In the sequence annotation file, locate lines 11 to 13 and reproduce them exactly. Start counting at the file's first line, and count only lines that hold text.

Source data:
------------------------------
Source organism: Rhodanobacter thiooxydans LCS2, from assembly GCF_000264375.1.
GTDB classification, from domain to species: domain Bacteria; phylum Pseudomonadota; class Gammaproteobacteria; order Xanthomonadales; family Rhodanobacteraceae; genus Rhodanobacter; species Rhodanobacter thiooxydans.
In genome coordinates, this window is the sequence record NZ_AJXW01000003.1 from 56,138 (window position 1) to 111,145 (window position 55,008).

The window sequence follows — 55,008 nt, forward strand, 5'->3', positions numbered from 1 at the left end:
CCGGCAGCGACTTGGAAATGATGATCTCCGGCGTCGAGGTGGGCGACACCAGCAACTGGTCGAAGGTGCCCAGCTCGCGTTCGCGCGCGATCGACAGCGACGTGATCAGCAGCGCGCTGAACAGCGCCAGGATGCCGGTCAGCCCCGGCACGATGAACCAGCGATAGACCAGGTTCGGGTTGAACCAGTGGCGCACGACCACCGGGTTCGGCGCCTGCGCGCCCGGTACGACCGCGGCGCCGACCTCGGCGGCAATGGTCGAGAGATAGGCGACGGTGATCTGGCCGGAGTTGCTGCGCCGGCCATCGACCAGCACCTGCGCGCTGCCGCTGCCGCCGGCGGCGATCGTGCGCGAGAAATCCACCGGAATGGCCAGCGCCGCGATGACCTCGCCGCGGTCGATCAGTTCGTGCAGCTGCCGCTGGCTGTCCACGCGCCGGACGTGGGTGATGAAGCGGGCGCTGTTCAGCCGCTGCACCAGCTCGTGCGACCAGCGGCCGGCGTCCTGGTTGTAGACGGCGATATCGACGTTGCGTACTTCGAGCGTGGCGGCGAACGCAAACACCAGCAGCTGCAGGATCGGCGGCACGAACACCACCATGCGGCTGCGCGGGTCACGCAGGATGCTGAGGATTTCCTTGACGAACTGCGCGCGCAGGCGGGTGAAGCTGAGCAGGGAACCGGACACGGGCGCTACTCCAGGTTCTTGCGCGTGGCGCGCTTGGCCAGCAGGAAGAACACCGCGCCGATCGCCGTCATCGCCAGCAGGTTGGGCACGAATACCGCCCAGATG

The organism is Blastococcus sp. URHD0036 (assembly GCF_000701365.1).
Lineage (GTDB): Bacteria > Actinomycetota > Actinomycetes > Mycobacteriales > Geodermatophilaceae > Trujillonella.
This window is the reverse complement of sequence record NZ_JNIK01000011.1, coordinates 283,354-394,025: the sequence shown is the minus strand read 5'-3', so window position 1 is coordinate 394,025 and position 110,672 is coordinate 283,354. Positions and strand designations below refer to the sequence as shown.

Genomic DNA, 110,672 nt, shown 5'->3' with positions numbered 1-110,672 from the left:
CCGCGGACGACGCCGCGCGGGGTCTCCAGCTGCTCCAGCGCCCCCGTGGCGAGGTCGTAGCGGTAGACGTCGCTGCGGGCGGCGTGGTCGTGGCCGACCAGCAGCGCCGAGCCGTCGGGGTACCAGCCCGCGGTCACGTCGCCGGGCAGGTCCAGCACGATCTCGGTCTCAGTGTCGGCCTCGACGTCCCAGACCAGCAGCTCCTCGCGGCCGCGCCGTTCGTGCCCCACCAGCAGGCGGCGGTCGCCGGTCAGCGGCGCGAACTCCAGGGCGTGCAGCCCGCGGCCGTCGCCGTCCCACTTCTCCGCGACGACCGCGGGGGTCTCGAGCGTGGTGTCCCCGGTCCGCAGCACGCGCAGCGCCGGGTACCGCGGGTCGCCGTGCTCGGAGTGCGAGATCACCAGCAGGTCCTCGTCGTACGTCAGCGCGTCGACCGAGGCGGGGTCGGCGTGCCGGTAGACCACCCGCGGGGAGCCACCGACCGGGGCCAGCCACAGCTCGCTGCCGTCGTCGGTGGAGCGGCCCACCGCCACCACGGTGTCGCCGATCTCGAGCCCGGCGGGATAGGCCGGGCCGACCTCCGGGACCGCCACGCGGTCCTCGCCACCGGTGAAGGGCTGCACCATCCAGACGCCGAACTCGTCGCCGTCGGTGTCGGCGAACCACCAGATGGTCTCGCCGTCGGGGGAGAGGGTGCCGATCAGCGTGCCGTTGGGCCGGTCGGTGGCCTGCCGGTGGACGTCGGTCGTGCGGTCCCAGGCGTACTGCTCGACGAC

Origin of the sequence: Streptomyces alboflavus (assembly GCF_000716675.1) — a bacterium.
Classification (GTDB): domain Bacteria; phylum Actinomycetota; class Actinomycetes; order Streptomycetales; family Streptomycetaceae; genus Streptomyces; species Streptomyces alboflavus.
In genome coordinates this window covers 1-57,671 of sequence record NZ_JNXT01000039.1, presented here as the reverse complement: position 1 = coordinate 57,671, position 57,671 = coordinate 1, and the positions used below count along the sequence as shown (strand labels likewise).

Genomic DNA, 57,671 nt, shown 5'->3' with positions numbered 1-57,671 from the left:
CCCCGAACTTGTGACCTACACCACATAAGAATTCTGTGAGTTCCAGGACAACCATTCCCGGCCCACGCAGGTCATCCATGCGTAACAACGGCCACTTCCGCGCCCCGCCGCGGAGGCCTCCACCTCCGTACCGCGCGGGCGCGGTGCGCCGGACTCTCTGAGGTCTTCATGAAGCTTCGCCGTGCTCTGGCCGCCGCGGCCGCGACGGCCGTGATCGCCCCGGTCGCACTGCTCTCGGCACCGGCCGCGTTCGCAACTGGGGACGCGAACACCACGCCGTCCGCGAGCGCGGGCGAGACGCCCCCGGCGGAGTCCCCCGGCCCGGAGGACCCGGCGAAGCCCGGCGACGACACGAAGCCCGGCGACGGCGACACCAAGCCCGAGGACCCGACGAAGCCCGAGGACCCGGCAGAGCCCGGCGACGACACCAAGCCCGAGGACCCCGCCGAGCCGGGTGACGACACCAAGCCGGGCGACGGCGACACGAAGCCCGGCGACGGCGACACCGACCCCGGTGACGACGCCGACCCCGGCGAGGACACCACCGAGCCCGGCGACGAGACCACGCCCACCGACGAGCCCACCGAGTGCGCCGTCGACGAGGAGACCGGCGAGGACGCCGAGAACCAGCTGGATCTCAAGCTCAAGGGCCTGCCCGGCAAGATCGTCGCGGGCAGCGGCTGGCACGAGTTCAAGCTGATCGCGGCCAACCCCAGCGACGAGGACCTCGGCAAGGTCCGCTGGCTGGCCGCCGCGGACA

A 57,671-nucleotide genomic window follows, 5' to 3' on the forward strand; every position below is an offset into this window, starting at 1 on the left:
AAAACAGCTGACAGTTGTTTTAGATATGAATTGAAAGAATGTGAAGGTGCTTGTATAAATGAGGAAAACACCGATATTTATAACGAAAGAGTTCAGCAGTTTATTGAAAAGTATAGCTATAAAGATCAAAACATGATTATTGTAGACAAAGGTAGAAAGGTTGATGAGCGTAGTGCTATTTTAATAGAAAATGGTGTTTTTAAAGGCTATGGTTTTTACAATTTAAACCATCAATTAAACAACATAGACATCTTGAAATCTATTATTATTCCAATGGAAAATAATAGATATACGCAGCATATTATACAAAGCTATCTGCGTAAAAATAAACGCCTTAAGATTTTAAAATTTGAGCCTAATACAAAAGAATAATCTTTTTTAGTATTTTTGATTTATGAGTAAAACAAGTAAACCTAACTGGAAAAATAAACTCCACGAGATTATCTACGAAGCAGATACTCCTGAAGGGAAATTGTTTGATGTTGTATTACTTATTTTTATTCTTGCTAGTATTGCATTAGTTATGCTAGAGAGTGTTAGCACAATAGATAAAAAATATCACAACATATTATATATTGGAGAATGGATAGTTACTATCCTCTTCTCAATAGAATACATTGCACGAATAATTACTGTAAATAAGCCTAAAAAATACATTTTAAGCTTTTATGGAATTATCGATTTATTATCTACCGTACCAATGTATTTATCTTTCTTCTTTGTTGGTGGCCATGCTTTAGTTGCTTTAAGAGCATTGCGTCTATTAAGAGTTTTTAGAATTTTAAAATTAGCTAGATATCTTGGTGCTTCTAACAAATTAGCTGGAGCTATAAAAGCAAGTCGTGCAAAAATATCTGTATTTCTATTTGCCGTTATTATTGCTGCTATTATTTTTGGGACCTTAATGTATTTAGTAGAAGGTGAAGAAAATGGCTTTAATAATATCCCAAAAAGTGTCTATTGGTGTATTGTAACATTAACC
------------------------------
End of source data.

Origin of the sequence: Streptomyces alboflavus (assembly GCF_000716675.1) — a bacterium.
Classification (GTDB): domain Bacteria; phylum Actinomycetota; class Actinomycetes; order Streptomycetales; family Streptomycetaceae; genus Streptomyces; species Streptomyces alboflavus.
In genome coordinates this window covers 1-57,671 of sequence record NZ_JNXT01000039.1, presented here as the reverse complement: position 1 = coordinate 57,671, position 57,671 = coordinate 1, and the positions used below count along the sequence as shown (strand labels likewise).